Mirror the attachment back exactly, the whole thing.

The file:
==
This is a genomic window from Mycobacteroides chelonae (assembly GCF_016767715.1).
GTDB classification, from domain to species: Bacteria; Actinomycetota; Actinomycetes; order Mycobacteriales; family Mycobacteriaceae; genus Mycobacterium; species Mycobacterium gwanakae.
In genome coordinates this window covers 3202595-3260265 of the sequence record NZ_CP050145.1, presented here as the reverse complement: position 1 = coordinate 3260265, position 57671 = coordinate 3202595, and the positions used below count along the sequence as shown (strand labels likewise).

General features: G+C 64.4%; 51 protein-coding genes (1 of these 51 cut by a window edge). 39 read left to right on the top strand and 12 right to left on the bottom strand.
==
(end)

This is a genomic window from Mycobacteroides chelonae (assembly GCF_016767715.1).
GTDB classification, from domain to species: Bacteria; Actinomycetota; Actinomycetes; order Mycobacteriales; family Mycobacteriaceae; genus Mycobacterium; species Mycobacterium gwanakae.
In genome coordinates this window covers 3202595-3260265 of the sequence record NZ_CP050145.1, presented here as the reverse complement: position 1 = coordinate 3260265, position 57671 = coordinate 3202595, and the positions used below count along the sequence as shown (strand labels likewise).

General features: G+C 64.4%; 51 protein-coding genes (1 of these 51 cut by a window edge). 39 read left to right on the top strand and 12 right to left on the bottom strand.